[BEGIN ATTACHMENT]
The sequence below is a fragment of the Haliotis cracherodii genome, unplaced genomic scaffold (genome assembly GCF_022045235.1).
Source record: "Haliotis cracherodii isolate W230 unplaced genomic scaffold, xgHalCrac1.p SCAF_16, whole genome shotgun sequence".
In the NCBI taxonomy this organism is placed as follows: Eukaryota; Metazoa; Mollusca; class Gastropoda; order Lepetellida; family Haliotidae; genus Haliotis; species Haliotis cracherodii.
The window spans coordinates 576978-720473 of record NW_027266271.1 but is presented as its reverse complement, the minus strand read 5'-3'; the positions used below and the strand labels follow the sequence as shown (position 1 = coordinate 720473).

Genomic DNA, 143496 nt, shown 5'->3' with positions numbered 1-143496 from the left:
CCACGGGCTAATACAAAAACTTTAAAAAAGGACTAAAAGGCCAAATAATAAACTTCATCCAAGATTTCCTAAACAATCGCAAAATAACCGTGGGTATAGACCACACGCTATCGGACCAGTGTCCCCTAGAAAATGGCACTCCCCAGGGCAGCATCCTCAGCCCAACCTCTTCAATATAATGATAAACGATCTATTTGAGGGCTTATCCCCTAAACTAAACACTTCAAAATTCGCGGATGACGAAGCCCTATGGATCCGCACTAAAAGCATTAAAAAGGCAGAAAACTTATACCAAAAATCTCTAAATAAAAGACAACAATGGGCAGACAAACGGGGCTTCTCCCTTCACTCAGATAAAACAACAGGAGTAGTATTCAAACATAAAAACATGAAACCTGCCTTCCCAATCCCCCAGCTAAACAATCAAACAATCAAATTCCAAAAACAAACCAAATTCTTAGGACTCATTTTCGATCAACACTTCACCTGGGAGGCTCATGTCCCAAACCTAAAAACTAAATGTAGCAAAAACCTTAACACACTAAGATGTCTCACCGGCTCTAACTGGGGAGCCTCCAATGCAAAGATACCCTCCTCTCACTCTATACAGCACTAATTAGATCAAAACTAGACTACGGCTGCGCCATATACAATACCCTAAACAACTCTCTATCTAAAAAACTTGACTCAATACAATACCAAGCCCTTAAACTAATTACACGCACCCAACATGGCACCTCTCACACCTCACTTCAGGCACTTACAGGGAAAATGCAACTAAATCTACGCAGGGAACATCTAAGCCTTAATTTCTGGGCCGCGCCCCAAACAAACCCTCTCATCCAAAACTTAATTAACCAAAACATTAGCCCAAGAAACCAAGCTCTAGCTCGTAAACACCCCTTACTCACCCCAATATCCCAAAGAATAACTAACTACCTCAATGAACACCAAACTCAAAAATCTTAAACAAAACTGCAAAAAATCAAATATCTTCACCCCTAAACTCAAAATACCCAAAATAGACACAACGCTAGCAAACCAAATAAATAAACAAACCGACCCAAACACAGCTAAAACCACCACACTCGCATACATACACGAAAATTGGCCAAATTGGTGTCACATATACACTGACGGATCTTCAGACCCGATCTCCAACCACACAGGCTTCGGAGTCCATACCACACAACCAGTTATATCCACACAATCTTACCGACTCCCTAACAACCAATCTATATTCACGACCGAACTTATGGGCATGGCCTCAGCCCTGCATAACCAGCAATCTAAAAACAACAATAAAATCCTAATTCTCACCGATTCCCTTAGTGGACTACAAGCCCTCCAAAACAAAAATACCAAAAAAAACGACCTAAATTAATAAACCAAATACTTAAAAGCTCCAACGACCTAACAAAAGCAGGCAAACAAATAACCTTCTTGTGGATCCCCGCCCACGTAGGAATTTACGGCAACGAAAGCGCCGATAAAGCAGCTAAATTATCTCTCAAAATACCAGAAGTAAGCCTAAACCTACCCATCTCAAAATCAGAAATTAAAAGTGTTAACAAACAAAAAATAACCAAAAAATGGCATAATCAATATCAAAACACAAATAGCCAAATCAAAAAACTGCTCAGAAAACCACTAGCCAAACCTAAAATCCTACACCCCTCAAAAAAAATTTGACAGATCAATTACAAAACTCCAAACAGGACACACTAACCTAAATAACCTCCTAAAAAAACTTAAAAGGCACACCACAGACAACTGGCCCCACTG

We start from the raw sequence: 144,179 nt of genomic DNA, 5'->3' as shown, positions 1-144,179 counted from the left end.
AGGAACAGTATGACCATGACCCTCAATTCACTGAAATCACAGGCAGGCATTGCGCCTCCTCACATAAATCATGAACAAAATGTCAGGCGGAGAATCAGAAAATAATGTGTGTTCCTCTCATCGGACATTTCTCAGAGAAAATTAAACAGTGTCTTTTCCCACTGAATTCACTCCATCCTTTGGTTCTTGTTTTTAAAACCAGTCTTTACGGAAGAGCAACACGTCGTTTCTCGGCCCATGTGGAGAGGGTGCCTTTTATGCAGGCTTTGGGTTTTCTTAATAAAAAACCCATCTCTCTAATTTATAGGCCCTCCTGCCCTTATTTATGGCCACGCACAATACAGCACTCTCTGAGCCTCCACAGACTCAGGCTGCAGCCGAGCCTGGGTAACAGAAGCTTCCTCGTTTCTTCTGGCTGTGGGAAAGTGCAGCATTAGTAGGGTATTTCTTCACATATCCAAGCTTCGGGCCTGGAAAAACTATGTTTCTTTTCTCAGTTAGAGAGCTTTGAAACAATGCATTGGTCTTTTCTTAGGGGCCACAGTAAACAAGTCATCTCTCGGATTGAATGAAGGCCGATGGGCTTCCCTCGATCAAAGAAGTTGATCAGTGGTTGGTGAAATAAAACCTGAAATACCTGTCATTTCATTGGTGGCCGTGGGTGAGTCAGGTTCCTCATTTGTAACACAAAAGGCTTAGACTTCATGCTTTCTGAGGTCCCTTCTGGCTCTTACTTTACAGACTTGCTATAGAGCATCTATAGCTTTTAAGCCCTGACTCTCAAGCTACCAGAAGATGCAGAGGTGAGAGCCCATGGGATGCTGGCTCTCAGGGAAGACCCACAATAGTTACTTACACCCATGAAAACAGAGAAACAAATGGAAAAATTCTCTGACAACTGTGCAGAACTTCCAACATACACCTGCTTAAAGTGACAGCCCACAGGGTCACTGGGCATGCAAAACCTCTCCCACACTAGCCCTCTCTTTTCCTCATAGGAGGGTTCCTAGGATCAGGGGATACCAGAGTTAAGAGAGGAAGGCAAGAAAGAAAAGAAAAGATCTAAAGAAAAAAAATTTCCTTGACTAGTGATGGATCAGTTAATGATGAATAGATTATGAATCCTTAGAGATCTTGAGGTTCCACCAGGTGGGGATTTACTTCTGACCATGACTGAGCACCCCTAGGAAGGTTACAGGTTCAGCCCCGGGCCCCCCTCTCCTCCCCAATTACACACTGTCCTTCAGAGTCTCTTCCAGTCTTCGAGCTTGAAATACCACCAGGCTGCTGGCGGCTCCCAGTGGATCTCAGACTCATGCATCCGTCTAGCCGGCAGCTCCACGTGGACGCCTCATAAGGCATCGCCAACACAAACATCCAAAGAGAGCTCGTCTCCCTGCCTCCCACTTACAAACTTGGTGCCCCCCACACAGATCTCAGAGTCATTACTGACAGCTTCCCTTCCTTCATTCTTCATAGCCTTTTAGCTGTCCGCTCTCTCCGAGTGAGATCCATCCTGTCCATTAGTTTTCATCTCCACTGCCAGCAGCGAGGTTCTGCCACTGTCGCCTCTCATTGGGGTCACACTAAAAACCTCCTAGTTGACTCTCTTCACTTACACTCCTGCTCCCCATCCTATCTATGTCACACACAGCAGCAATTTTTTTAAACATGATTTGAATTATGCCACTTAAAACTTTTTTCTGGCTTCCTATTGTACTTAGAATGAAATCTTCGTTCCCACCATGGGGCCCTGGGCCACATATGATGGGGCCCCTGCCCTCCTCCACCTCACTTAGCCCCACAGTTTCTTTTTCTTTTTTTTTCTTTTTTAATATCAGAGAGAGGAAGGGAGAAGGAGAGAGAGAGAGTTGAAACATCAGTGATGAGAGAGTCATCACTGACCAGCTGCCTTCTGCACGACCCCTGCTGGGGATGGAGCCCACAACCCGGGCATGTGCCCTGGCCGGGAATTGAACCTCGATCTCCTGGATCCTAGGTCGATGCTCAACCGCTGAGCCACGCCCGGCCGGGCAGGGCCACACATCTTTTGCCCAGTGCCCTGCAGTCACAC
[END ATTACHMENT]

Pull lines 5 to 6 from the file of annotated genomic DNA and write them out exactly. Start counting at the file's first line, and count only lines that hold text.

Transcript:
Genomic DNA, 143496 nt, shown 5'->3' with positions numbered 1-143496 from the left:
CCACGGGCTAATACAAAAACTTTAAAAAAGGACTAAAAGGCCAAATAATAAACTTCATCCAAGATTTCCTAAACAATCGCAAAATAACCGTGGGTATAGACCACACGCTATCGGACCAGTGTCCCCTAGAAAATGGCACTCCCCAGGGCAGCATCCTCAGCCCAACCTCTTCAATATAATGATAAACGATCTATTTGAGGGCTTATCCCCTAAACTAAACACTTCAAAATTCGCGGATGACGAAGCCCTATGGATCCGCACTAAAAGCATTAAAAAGGCAGAAAACTTATACCAAAAATCTCTAAATAAAAGACAACAATGGGCAGACAAACGGGGCTTCTCCCTTCACTCAGATAAAACAACAGGAGTAGTATTCAAACATAAAAACATGAAACCTGCCTTCCCAATCCCCCAGCTAAACAATCAAACAATCAAATTCCAAAAACAAACCAAATTCTTAGGACTCATTTTCGATCAACACTTCACCTGGGAGGCTCATGTCCCAAACCTAAAAACTAAATGTAGCAAAAACCTTAACACACTAAGATGTCTCACCGGCTCTAACTGGGGAGCCTCCAATGCAAAGATACCCTCCTCTCACTCTATACAGCACTAATTAGATCAAAACTAGACTACGGCTGCGCCATATACAATACCCTAAACAACTCTCTATCTAAAAAACTTGACTCAATACAATACCAAGCCCTTAAACTAATTACACGCACCCAACATGGCACCTCTCACACCTCACTTCAGGCACTTACAGGGAAAATGCAACTAAATCTACGCAGGGAACATCTAAGCCTTAATTTCTGGGCCGCGCCCCAAACAAACCCTCTCATCCAAAACTTAATTAACCAAAACATTAGCCCAAGAAACCAAGCTCTAGCTCGTAAACACCCCTTACTCACCCCAATATCCCAAAGAATAACTAACTACCTCAATGAACACCAAACTCAAAAATCTTAAACAAAACTGCAAAAAATCAAATATCTTCACCCCTAAACTCAAAATACCCAAAATAGACACAACGCTAGCAAACCAAATAAATAAACAAACCGACCCAAACACAGCTAAAACCACCACACTCGCATACATACACGAAAATTGGCCAAATTGGTGTCACATATACACTGACGGATCTTCAGACCCGATCTCCAACCACACAGGCTTCGGAGTCCATACCACACAACCAGTTATATCCACACAATCTTACCGACTCCCTAACAACCAATCTATATTCACGACCGAACTTATGGGCATGGCCTCAGCCCTGCATAACCAGCAATCTAAAAACAACAATAAAATCCTAATTCTCACCGATTCCCTTAGTGGACTACAAGCCCTCCAAAACAAAAATACCAAAAAAAACGACCTAAATTAATAAACCAAATACTTAAAAGCTCCAACGACCTAACAAAAGCAGGCAAACAAATAACCTTCTTGTGGATCCCCGCCCACGTAGGAATTTACGGCAACGAAAGCGCCGATAAAGCAGCTAAATTATCTCTCAAAATACCAGAAGTAAGCCTAAACCTACCCATCTCAAAATCAGAAATTAAAAGTGTTAACAAACAAAAAATAACCAAAAAATGGCATAATCAATATCAAAACACAAATAGCCAAATCAAAAAACTGCTCAGAAAACCACTAGCCAAACCTAAAATCCTACACCCCTCAAAAAAAATTTGACAGATCAATTACAAAACTCCAAACAGGACACACTAACCTAAATAACCTCCTAAAAAAACTTAAAAGGCACACCACAGACAACTGGCCCCACTG